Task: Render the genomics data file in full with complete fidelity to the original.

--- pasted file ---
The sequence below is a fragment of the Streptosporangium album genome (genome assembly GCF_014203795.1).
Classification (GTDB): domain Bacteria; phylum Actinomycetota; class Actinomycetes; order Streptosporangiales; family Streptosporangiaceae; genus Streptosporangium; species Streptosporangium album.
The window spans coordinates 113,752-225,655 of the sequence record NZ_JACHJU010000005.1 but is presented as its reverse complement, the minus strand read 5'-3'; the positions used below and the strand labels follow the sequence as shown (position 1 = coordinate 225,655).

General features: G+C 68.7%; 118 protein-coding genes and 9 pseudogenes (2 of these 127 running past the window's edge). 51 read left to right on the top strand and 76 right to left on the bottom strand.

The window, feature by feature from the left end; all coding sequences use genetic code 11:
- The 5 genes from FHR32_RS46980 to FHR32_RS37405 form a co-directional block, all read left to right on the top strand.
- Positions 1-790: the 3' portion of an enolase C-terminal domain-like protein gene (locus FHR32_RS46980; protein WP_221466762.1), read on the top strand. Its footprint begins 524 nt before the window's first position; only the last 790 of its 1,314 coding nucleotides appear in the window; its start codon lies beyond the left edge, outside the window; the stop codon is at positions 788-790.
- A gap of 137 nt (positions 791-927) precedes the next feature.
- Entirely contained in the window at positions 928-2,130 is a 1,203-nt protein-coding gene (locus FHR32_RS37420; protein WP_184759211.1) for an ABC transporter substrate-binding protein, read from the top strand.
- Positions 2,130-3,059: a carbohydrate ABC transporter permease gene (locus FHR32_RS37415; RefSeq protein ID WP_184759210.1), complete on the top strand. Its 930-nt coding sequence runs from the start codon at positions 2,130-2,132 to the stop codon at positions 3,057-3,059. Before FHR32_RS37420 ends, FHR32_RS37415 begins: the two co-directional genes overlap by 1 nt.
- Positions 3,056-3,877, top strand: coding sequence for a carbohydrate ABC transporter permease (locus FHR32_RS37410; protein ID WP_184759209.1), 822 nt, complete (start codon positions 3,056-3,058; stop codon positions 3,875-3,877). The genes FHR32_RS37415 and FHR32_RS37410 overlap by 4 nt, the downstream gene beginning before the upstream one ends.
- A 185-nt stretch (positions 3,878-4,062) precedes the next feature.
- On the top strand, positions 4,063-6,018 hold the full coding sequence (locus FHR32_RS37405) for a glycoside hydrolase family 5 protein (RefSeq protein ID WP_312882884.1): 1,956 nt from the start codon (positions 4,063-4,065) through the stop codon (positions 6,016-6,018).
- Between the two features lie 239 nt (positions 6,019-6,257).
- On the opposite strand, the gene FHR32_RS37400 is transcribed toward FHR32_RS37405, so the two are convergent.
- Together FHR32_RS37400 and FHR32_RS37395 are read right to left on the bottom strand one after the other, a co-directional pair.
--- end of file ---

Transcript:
The sequence below is a fragment of the Streptosporangium album genome (genome assembly GCF_014203795.1).
Classification (GTDB): domain Bacteria; phylum Actinomycetota; class Actinomycetes; order Streptosporangiales; family Streptosporangiaceae; genus Streptosporangium; species Streptosporangium album.
The window spans coordinates 113,752-225,655 of the sequence record NZ_JACHJU010000005.1 but is presented as its reverse complement, the minus strand read 5'-3'; the positions used below and the strand labels follow the sequence as shown (position 1 = coordinate 225,655).

General features: G+C 68.7%; 118 protein-coding genes and 9 pseudogenes (2 of these 127 running past the window's edge). 51 read left to right on the top strand and 76 right to left on the bottom strand.

The window, feature by feature from the left end; all coding sequences use genetic code 11:
- The 5 genes from FHR32_RS46980 to FHR32_RS37405 form a co-directional block, all read left to right on the top strand.
- Positions 1-790: the 3' portion of an enolase C-terminal domain-like protein gene (locus FHR32_RS46980; protein WP_221466762.1), read on the top strand. Its footprint begins 524 nt before the window's first position; only the last 790 of its 1,314 coding nucleotides appear in the window; its start codon lies beyond the left edge, outside the window; the stop codon is at positions 788-790.
- A gap of 137 nt (positions 791-927) precedes the next feature.
- Entirely contained in the window at positions 928-2,130 is a 1,203-nt protein-coding gene (locus FHR32_RS37420; protein WP_184759211.1) for an ABC transporter substrate-binding protein, read from the top strand.
- Positions 2,130-3,059: a carbohydrate ABC transporter permease gene (locus FHR32_RS37415; RefSeq protein ID WP_184759210.1), complete on the top strand. Its 930-nt coding sequence runs from the start codon at positions 2,130-2,132 to the stop codon at positions 3,057-3,059. Before FHR32_RS37420 ends, FHR32_RS37415 begins: the two co-directional genes overlap by 1 nt.
- Positions 3,056-3,877, top strand: coding sequence for a carbohydrate ABC transporter permease (locus FHR32_RS37410; protein ID WP_184759209.1), 822 nt, complete (start codon positions 3,056-3,058; stop codon positions 3,875-3,877). The genes FHR32_RS37415 and FHR32_RS37410 overlap by 4 nt, the downstream gene beginning before the upstream one ends.
- A 185-nt stretch (positions 3,878-4,062) precedes the next feature.
- On the top strand, positions 4,063-6,018 hold the full coding sequence (locus FHR32_RS37405) for a glycoside hydrolase family 5 protein (RefSeq protein ID WP_312882884.1): 1,956 nt from the start codon (positions 4,063-4,065) through the stop codon (positions 6,016-6,018).
- Between the two features lie 239 nt (positions 6,019-6,257).
- On the opposite strand, the gene FHR32_RS37400 is transcribed toward FHR32_RS37405, so the two are convergent.
- Together FHR32_RS37400 and FHR32_RS37395 are read right to left on the bottom strand one after the other, a co-directional pair.